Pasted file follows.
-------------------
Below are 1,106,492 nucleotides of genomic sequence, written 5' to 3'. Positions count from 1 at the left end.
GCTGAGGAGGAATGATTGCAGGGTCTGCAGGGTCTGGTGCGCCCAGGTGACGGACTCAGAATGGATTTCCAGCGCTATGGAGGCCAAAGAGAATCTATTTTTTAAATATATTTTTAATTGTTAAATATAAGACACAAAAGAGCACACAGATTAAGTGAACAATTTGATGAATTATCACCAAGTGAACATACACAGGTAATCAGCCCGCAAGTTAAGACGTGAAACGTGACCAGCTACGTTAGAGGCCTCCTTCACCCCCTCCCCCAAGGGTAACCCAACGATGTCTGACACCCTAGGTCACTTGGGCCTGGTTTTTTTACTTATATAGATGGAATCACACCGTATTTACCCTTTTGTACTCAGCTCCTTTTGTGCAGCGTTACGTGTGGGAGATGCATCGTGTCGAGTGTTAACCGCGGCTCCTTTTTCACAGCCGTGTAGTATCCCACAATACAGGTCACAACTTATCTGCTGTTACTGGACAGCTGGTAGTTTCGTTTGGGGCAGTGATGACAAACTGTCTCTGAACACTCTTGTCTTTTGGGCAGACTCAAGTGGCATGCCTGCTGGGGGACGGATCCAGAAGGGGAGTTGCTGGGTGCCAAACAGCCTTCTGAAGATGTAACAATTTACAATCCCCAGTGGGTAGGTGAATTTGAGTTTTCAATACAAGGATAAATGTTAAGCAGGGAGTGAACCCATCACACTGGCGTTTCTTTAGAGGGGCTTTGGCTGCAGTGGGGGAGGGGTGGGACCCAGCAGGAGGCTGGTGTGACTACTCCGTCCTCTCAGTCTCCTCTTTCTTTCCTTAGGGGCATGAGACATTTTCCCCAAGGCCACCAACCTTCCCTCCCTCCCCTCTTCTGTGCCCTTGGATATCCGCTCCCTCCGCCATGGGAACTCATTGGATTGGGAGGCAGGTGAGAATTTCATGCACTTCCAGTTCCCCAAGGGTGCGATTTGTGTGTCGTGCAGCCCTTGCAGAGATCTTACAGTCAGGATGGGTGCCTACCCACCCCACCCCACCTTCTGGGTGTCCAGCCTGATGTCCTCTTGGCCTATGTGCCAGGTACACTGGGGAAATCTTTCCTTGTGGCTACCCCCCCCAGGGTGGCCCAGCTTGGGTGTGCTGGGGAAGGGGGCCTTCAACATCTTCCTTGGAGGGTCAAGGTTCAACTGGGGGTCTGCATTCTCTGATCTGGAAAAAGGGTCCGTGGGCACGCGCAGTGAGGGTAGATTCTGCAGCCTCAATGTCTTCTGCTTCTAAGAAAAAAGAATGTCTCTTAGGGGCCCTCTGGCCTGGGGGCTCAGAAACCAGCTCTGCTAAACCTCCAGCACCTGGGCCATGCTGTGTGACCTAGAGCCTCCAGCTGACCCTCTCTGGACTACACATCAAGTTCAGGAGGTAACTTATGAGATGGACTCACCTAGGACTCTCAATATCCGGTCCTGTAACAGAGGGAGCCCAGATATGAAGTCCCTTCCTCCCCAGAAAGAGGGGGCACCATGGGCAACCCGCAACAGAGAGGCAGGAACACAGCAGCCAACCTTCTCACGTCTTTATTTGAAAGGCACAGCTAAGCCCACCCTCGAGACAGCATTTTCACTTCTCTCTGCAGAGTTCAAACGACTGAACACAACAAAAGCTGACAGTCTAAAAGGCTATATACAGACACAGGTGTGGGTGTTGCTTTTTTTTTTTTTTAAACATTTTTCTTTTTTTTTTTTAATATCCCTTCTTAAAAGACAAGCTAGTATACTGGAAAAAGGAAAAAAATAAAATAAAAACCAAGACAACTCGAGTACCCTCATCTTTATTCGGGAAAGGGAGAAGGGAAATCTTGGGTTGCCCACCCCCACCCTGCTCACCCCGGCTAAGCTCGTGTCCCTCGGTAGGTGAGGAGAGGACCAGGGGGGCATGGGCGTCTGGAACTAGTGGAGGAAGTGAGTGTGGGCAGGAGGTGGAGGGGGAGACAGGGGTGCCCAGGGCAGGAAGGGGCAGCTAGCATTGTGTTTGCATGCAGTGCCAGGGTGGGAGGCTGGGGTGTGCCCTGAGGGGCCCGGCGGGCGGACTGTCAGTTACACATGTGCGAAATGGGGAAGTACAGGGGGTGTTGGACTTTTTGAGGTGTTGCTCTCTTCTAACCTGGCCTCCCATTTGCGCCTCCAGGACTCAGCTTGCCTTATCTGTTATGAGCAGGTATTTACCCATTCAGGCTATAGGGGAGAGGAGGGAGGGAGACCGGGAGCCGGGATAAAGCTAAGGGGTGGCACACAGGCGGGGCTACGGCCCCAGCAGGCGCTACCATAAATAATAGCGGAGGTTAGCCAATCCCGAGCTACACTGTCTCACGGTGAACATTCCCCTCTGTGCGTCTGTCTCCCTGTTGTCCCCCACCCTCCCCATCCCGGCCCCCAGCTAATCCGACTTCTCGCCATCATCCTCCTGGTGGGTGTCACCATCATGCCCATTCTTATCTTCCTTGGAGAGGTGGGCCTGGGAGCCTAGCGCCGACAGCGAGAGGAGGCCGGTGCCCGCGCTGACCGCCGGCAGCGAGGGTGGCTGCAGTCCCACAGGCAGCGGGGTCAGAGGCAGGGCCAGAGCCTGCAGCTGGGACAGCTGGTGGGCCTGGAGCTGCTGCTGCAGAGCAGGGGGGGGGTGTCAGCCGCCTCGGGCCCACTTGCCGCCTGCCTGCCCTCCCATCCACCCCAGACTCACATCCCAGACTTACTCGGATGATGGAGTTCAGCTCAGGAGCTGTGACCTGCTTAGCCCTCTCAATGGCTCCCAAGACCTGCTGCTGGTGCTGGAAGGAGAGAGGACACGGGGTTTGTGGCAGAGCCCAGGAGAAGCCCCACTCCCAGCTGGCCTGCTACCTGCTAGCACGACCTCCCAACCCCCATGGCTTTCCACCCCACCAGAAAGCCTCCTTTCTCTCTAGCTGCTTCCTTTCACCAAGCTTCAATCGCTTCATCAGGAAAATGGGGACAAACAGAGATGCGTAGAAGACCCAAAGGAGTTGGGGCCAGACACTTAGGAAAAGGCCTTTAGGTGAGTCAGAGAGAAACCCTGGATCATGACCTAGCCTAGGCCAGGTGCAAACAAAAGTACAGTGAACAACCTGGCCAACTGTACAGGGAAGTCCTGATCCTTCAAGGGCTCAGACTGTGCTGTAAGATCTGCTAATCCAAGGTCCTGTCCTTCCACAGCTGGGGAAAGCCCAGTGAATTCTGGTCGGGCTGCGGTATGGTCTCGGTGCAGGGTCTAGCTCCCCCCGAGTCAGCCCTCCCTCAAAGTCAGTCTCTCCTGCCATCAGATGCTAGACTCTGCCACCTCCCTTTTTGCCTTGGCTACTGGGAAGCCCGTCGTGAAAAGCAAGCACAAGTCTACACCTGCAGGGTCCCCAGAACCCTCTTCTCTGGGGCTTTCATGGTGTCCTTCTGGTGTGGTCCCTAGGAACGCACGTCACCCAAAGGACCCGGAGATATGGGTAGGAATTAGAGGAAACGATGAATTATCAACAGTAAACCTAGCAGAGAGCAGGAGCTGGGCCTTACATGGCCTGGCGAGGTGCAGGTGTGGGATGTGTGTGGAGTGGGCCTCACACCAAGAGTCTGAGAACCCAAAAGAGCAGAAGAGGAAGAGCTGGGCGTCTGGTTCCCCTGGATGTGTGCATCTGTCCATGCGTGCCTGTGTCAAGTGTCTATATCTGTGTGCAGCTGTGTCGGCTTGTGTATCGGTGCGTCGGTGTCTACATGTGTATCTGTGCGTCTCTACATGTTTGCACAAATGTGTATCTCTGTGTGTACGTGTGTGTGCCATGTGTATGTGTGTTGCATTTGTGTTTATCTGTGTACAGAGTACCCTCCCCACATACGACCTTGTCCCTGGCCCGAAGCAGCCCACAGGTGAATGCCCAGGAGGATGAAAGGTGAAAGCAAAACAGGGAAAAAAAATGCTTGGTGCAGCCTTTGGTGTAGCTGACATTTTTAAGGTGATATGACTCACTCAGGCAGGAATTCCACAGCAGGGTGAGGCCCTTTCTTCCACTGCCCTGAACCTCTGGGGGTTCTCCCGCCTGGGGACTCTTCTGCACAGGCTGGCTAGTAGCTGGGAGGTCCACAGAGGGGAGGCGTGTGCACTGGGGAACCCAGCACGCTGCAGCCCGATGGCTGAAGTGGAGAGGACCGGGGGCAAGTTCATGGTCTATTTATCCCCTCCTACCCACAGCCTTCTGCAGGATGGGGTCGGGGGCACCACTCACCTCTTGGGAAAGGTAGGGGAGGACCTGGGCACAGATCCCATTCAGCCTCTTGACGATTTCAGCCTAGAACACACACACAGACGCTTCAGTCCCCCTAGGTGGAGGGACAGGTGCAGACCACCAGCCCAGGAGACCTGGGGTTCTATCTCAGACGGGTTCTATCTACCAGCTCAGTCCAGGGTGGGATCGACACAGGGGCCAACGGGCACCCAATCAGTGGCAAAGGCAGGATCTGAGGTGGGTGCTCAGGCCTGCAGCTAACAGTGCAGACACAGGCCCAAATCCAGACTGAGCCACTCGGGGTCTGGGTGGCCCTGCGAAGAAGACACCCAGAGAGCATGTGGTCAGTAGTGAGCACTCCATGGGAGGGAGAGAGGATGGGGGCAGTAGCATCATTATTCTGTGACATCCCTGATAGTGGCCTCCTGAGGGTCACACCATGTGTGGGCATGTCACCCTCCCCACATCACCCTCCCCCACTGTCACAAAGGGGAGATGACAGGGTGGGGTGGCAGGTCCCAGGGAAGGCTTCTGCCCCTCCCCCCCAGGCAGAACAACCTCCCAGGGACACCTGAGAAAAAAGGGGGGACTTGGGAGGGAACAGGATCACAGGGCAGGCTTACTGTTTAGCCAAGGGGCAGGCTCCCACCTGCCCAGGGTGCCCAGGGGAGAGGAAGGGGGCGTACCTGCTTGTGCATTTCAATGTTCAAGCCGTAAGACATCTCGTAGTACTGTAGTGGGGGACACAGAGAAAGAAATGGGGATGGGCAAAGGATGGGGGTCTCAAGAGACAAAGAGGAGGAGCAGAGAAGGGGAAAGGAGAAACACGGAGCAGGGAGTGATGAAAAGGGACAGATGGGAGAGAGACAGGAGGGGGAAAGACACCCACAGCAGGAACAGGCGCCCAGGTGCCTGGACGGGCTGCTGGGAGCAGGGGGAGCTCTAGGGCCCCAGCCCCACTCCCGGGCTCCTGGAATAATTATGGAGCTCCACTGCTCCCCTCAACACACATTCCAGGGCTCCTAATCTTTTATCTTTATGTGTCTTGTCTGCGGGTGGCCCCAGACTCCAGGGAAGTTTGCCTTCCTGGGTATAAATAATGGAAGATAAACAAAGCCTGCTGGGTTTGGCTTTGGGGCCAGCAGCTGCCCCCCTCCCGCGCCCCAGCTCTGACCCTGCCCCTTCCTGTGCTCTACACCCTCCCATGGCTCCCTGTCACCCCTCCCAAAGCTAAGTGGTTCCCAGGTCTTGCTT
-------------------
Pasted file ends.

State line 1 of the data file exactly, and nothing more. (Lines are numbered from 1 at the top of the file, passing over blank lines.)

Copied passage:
Below are 1,106,492 nucleotides of genomic sequence, written 5' to 3'. Positions count from 1 at the left end.